A target race for more than four months was finally at hand. I had focused on this race in hopes of running my second sub four marathon. I understood that less than 25% of all marathon runners run a sub four race and I wanted to get to that hallowed ground again. Arriving at the race site, the day and my outlook was bright. The thought of another four hour finished shined bright in my mind like a Las Vegas neon sign.
This race contrary to some marathons I’ve run where Mother Nature pitted herself against me started off with near perfect conditions. I met up with the four hour pacers and from the opening gun fell right in line. Right from the start my pace and spirits were spot on. The early sections of a marathon may not win you the race but you can lose it there. Passing the midway point and getting to the double digits, my goal like the powerful search lights from a lighthouse was showing me the way.
Miles 15 and 16 clicked off with nearly a negative thought. At this point in the day I believed my goal was achievable and my fitness was unquestioned. I truly believed the prize was all but in my hand as the spring sun began to rise high in the sky. My leg turnover was quick and light as the miles passed. Compared to the other runners, a few had dropped and some were struggling with their breathing, my effort was easy and up to this point un-labored. Although the temperature had begun to rise my skin felt cool with the slight breeze passing over my arms. My only concern was getting to the turn for home at the 20 mile marker. My strategy for the race was to cruise with the pace group until the 20th mile then I would intensify the pace and go for a PR. When I looked around at the collection of folks whom I had been running with all day I thought to myself I must have been the strongest runner of the pack.
The distance to the mileage marker and the turnaround point began to feel long and in the span of a single stride my legs felt heavy. Mentally I questioned if the previous mile marker had somehow been marked incorrectly or worse did they forget to put out the 20th mile marker. Stubbornly I refused to even acknowledge a kink in my race day armor. I reasoned it must have been an error by the race organizer. At this time I also noticed I had fallen a few strides off the pace group I had so loyally followed for the preceding three hours. With a little extra push forward I was able to keep up with the pace group. With each successive stride I began to acknowledge that the heaviness in my legs was just a sign of things to come. The ray of success which shined so brightly all day now grew a bit faded, a bit distant and worse a bit dark.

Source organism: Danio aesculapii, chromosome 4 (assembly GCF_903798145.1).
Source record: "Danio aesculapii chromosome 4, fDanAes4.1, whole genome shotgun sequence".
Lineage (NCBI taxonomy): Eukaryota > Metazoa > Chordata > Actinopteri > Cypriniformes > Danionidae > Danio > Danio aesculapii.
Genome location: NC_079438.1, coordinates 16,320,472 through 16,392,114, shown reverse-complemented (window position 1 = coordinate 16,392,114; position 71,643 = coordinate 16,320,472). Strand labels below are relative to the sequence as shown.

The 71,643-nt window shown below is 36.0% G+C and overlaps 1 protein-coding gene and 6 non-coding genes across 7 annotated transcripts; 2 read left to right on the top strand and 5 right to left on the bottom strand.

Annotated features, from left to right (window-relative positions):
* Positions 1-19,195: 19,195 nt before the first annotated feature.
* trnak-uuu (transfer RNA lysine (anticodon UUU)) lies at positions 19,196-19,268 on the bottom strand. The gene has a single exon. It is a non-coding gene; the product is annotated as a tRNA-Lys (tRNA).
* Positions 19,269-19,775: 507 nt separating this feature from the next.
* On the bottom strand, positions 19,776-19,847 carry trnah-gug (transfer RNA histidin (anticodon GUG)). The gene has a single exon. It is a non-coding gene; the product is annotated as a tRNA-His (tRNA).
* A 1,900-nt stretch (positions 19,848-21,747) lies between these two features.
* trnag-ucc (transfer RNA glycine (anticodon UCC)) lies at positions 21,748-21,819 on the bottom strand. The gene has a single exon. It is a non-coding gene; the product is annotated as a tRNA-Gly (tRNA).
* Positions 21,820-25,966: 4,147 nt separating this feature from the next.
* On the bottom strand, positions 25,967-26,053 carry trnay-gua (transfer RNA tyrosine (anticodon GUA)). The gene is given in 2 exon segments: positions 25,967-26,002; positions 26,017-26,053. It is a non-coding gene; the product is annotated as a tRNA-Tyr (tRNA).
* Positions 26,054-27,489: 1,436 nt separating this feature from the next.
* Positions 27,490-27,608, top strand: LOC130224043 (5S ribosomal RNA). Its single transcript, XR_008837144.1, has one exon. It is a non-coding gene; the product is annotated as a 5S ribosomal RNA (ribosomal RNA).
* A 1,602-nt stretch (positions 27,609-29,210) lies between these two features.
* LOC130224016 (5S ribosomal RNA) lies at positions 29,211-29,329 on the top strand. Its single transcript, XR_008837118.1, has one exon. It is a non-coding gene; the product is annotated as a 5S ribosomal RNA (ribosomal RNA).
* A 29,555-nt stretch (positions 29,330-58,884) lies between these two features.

Over a slight hill on the course the 20 mile marker finally made an appearance. As welcome as that sign was it also marked doom for my marathon goals.
Somewhere between mile 20 and 21 my leg turn over could no longer keep me in contact with the group. My mind was willing but my body just could not produce the needed motion in a rapid enough fashion to keep up. Mentally I held on and although trailing about 25 to 30 seconds somehow I made the 21st mile in respectable time. Dumping some cold water on my head and taking a refreshing drink, I believed I could continue the fight and gain from a second wind which surly was right around the corner. Returning to as near a race pace as I could, the heavy sensation in my legs bore a sinking feeling that I was no longer up on my stride. Where miles before each stride climaxed in a push off which propelled me forward now my stride had fallen off into a shuffle which continue forward motion but at a much reduced momentum. As I reached the white banner with “22” emblazoned on it my will broke. Gasping for breath I held internal court, “I’ll walk a few extra yards past the aid station” I thought darkly to myself. “This may aid in my second wind,” I further reasoned.
Running again I made the 23rd mile under power but losing the battle slowly. I walked a bit farther again past the aid station. A rock which I had picked up around mile 13 finally had to be dealt with. Its effects had caused me to alter my stride and the resulting foot pain sent me to a bench along the course. Bending over to remove the rock the labor was unpleasant, getting back up and moving again was crushing. Back on my feet again I tried to run but a cramping sensation in my left hamstring had another idea. I was forced to walk some more. This time I walked against my will. Upset and angry I power walked 50 yards then forced my body to run again. I made the 24rd mile as darkness set in on my running spirit. My energy levels were collapsing, my spirit was fighting but my running life was growing dim and murky.
The push for home covered some rolling hills, the only hilly part on an otherwise flat and fast course. At this point in the day I had no fight left, I made the best pace I could up the hills and ran although at a reduced rate the flats and downhills. I made mile 25 and gave it everything I had. I would like to say I ran that 1.2 miles but it was much more of a jog, slog, and a shuffle. At this point my day reached its darkest hue. I saw my wife as I headed for the final .2 miles home. Seeing her was great but the words I had mentioned to her earlier in the day came back to haunt me in the most disappointing way.
“If I don’t see you again in under four hours, something has gone terribly wrong.”
I noticed the clock at the finish line just 25 yards in front of me 4:14:00…something had gone wrong. For whatever reason my light went out. Did I not train hard enough? Did I do something wrong in preparation or did the sinus infection from two days prior set me up for failure?
Whatever the cause something went wrong and I hit the wall hard.